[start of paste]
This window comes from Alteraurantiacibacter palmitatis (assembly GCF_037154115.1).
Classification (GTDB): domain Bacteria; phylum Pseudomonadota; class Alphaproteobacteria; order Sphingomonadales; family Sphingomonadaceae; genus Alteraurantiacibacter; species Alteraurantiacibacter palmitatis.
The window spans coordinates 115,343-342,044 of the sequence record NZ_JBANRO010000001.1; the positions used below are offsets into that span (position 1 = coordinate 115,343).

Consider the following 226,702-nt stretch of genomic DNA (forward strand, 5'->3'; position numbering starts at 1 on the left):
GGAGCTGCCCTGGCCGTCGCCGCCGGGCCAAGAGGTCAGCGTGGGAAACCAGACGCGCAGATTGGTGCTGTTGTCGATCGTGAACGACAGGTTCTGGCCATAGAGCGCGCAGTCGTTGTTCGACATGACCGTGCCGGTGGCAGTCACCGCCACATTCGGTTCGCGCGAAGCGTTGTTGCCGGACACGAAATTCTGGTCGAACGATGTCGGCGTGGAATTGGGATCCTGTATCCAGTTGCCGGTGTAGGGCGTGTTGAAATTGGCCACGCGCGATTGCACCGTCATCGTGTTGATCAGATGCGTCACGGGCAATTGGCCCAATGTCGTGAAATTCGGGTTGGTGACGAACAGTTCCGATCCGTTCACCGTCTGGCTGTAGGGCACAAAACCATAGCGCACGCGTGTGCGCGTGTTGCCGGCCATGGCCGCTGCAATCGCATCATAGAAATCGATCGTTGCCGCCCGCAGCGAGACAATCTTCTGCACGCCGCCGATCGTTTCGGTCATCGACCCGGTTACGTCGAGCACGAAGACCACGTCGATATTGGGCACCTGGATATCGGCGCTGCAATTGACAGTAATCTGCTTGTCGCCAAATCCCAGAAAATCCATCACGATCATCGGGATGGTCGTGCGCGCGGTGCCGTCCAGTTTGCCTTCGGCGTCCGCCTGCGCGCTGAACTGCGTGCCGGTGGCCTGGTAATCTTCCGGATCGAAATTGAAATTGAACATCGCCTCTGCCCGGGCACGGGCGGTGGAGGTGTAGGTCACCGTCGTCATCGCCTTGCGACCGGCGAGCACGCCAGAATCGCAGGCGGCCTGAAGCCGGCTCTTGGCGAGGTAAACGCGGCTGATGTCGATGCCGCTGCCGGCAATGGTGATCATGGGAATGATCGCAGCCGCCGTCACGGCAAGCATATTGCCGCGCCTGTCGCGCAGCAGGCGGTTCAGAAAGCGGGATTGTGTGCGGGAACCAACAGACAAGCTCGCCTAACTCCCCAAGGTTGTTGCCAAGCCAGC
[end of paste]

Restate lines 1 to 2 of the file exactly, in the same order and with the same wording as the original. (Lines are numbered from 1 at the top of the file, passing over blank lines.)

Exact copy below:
This window comes from Alteraurantiacibacter palmitatis (assembly GCF_037154115.1).
Classification (GTDB): domain Bacteria; phylum Pseudomonadota; class Alphaproteobacteria; order Sphingomonadales; family Sphingomonadaceae; genus Alteraurantiacibacter; species Alteraurantiacibacter palmitatis.